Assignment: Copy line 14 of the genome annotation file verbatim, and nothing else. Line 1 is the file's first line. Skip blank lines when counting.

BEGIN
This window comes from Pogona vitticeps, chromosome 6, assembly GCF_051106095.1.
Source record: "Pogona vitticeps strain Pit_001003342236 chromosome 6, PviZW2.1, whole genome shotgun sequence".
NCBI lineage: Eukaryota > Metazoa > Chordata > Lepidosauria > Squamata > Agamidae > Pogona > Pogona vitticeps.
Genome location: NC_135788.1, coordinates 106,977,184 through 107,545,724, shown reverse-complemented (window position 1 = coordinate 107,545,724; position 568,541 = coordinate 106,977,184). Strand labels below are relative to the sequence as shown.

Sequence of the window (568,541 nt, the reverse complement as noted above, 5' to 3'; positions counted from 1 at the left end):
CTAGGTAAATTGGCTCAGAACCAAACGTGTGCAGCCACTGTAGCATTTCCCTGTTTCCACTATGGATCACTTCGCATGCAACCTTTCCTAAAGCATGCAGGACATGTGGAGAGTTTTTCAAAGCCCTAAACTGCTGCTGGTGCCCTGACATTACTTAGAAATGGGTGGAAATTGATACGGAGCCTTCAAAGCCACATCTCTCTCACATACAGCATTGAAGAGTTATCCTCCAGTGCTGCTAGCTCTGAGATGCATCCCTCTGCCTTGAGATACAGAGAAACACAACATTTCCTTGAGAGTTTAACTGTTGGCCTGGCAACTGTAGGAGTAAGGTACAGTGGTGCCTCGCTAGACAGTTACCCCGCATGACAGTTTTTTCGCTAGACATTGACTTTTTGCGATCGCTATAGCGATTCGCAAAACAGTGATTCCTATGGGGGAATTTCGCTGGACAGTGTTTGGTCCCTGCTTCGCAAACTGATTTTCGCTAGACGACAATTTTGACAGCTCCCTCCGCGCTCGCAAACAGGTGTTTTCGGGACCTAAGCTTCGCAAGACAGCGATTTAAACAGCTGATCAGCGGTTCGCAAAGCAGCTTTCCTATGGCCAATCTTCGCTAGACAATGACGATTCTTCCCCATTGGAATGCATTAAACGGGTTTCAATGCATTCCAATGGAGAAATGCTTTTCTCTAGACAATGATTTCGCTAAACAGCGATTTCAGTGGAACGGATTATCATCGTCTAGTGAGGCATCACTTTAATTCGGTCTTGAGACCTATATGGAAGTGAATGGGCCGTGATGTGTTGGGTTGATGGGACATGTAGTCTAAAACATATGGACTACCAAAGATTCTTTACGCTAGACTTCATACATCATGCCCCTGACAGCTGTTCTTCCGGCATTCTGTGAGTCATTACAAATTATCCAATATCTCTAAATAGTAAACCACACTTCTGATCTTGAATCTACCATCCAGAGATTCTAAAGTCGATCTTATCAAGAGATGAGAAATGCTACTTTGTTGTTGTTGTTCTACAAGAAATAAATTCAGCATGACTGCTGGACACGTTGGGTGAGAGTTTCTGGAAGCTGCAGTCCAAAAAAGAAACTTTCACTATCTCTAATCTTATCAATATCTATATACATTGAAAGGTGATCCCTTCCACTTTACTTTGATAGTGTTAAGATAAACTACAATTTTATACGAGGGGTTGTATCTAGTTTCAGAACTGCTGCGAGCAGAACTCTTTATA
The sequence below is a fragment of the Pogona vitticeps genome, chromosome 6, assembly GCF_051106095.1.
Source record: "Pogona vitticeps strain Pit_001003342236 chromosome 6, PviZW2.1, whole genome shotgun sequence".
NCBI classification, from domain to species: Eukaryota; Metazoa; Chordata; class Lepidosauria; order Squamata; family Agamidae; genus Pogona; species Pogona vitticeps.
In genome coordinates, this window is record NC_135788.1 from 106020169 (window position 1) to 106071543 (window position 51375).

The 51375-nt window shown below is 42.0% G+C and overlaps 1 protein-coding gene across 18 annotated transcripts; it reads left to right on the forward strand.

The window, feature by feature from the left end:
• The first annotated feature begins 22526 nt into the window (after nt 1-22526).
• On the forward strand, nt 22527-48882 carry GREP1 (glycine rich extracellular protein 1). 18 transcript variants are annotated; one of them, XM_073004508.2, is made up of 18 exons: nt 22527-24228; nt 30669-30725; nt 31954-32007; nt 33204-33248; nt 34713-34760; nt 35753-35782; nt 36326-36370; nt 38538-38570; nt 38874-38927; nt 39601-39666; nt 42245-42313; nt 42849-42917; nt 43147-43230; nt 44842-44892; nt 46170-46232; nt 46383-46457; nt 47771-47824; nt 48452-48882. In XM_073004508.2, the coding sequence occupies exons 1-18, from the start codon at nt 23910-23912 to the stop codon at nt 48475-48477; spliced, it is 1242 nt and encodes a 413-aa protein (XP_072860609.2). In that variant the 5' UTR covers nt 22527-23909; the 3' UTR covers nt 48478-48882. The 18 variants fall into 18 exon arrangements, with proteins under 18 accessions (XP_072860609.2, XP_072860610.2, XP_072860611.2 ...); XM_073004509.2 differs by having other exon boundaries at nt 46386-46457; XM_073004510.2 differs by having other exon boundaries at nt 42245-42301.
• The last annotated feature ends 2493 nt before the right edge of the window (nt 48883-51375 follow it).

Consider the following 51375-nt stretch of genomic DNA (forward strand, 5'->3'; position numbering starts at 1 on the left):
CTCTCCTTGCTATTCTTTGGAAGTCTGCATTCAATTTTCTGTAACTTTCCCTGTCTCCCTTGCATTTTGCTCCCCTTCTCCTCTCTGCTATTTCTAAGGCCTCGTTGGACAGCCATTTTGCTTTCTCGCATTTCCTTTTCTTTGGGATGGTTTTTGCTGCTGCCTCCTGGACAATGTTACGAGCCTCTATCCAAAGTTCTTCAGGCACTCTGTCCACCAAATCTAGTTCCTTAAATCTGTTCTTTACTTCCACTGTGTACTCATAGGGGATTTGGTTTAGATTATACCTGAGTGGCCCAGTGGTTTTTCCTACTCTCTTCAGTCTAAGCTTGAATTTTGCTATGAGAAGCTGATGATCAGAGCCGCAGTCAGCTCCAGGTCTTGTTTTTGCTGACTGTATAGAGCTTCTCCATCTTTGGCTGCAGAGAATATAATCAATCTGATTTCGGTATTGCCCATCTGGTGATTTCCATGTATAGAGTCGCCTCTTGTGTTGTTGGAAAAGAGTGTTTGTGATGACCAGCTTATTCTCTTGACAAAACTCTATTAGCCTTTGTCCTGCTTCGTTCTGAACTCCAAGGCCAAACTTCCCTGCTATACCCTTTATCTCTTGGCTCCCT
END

• On the forward strand, nt 22527-48882 carry GREP1 (glycine rich extracellular protein 1). 18 transcript variants are annotated; one of them, XM_073004508.2, is made up of 18 exons: nt 22527-24228; nt 30669-30725; nt 31954-32007; nt 33204-33248; nt 34713-34760; nt 35753-35782; nt 36326-36370; nt 38538-38570; nt 38874-38927; nt 39601-39666; nt 42245-42313; nt 42849-42917; nt 43147-43230; nt 44842-44892; nt 46170-46232; nt 46383-46457; nt 47771-47824; nt 48452-48882. In XM_073004508.2, the coding sequence occupies exons 1-18, from the start codon at nt 23910-23912 to the stop codon at nt 48475-48477; spliced, it is 1242 nt and encodes a 413-aa protein (XP_072860609.2). In that variant the 5' UTR covers nt 22527-23909; the 3' UTR covers nt 48478-48882. The 18 variants fall into 18 exon arrangements, with proteins under 18 accessions (XP_072860609.2, XP_072860610.2, XP_072860611.2 ...); XM_073004509.2 differs by having other exon boundaries at nt 46386-46457; XM_073004510.2 differs by having other exon boundaries at nt 42245-42301.